With about 90% of world trade carried by the international shipping industry. Ports are vital to the flow of commodities and capital worldwide. Terrorism that interrupts the flow of goods may have a severe effect on the global economy. When the US government shut down US seaports and airports in response to the events of 9/11, container shipping lost a billion US dollars a day during the months spent disentangling freight traffic. Robust port security is one way in which to safeguard global trade.
What is the best security strategy for a particular port? The answer is complex because port information networks have evolved significantly over time as new technologies have emerged. Operations have been added or modified to address customer and tenant requirements, and cyber threats continually increase in number and sophistication. This paper examines one security strategy for IT networks and the challenge of how to deter intruders while protecting people and assets.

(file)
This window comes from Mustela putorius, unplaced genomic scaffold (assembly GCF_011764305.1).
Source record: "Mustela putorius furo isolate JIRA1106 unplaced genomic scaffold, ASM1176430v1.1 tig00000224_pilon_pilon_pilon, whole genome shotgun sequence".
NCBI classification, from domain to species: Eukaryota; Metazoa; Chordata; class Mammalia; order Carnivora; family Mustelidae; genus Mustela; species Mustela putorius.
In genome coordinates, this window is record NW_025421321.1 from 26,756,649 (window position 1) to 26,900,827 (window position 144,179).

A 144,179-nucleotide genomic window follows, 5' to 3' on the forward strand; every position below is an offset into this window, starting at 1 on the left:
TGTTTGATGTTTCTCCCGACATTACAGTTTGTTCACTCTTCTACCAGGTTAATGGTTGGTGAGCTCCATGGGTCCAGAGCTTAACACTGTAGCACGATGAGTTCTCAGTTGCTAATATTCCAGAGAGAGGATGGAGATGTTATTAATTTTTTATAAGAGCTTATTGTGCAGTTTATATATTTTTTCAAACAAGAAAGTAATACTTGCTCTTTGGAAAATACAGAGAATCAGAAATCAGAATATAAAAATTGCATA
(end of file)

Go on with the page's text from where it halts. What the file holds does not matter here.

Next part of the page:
Typically, ports use a massive network of technologies ‒ some of which were not designed with the sophistication needed to safeguard them from today’s hackers, criminals and terrorists. As a result, port security is often limited by outdated, diverse systems with limited ability to expand to reach the scale and mobility needed to create a truly connected, secure port.
While many ports have implemented layered security systems using devices such as fences, cameras, sensors, access control, CCTV, radar, and patrols, they still may be lacking the robust network security needed to adequately protect data and communications.